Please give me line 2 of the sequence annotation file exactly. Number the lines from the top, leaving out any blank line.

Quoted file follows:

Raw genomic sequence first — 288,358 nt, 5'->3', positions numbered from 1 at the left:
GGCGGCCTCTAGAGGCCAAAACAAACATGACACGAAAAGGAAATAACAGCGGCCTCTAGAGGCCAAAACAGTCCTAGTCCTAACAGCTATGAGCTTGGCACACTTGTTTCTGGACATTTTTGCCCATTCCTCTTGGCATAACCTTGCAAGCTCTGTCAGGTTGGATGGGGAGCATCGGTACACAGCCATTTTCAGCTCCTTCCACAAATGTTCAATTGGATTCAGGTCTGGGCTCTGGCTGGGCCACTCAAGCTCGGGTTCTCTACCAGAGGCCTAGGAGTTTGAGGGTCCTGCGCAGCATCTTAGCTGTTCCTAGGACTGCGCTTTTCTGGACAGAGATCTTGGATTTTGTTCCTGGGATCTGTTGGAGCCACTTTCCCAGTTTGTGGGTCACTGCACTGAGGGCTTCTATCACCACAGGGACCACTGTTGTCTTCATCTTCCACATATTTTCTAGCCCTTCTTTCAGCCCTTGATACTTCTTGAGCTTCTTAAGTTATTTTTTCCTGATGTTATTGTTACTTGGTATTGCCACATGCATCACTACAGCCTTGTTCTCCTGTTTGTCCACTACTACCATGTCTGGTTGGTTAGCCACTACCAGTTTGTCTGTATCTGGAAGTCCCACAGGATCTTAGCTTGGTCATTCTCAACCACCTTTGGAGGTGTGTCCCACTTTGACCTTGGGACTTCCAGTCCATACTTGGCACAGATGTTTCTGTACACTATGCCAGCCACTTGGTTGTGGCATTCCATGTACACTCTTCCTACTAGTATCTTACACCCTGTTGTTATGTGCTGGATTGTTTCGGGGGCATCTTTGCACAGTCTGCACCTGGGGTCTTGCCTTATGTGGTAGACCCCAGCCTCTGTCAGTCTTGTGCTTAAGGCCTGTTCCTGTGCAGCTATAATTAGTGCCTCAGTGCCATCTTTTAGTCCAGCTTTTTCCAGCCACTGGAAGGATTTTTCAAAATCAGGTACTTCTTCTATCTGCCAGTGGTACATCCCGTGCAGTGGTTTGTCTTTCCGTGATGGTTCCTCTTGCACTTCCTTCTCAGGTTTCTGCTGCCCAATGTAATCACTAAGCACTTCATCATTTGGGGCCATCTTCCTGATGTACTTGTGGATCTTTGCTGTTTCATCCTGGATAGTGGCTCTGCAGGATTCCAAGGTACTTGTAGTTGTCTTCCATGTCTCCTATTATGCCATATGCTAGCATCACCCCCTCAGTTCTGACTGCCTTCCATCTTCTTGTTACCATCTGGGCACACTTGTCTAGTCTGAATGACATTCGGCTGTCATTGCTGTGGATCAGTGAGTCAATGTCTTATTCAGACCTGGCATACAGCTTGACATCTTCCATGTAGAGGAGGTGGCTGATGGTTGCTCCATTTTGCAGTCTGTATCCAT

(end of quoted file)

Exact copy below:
GGCGGCCTCTAGAGGCCAAAACAAACATGACACGAAAAGGAAATAACAGCGGCCTCTAGAGGCCAAAACAGTCCTAGTCCTAACAGCTATGAGCTTGGCACACTTGTTTCTGGACATTTTTGCCCATTCCTCTTGGCATAACCTTGCAAGCTCTGTCAGGTTGGATGGGGAGCATCGGTACACAGCCATTTTCAGCTCCTTCCACAAATGTTCAATTGGATTCAGGTCTGGGCTCTGGCTGGGCCACTCAAGCTCGGGTTCTCTACCAGAGGCCTAGGAGTTTGAGGGTCCTGCGCAGCATCTTAGCTGTTCCTAGGACTGCGCTTTTCTGGACAGAGATCTTGGATTTTGTTCCTGGGATCTGTTGGAGCCACTTTCCCAGTTTGTGGGTCACTGCACTGAGGGCTTCTATCACCACAGGGACCACTGTTGTCTTCATCTTCCACATATTTTCTAGCCCTTCTTTCAGCCCTTGATACTTCTTGAGCTTCTTAAGTTATTTTTTCCTGATGTTATTGTTACTTGGTATTGCCACATGCATCACTACAGCCTTGTTCTCCTGTTTGTCCACTACTACCATGTCTGGTTGGTTAGCCACTACCAGTTTGTCTGTATCTGGAAGTCCCACAGGATCTTAGCTTGGTCATTCTCAACCACCTTTGGAGGTGTGTCCCACTTTGACCTTGGGACTTCCAGTCCATACTTGGCACAGATGTTTCTGTACACTATGCCAGCCACTTGGTTGTGGCATTCCATGTACACTCTTCCTACTAGTATCTTACACCCTGTTGTTATGTGCTGGATTGTTTCGGGGGCATCTTTGCACAGTCTGCACCTGGGGTCTTGCCTTATGTGGTAGACCCCAGCCTCTGTCAGTCTTGTGCTTAAGGCCTGTTCCTGTGCAGCTATAATTAGTGCCTCAGTGCCATCTTTTAGTCCAGCTTTTTCCAGCCACTGGAAGGATTTTTCAAAATCAGGTACTTCTTCTATCTGCCAGTGGTACATCCCGTGCAGTGGTTTGTCTTTCCGTGATGGTTCCTCTTGCACTTCCTTCTCAGGTTTCTGCTGCCCAATGTAATCACTAAGCACTTCATCATTTGGGGCCATCTTCCTGATGTACTTGTGGATCTTTGCTGTTTCATCCTGGATAGTGGCTCTGCAGGATTCCAAGGTACTTGTAGTTGTCTTCCATGTCTCCTATTATGCCATATGCTAGCATCACCCCCTCAGTTCTGACTGCCTTCCATCTTCTTGTTACCATCTGGGCACACTTGTCTAGTCTGAATGACATTCGGCTGTCATTGCTGTGGATCAGTGAGTCAATGTCTTATTCAGACCTGGCATACAGCTTGACATCTTCCATGTAGAGGAGGTGGCTGATGGTTGCTCCATTTTGCAGTCTGTATCCAT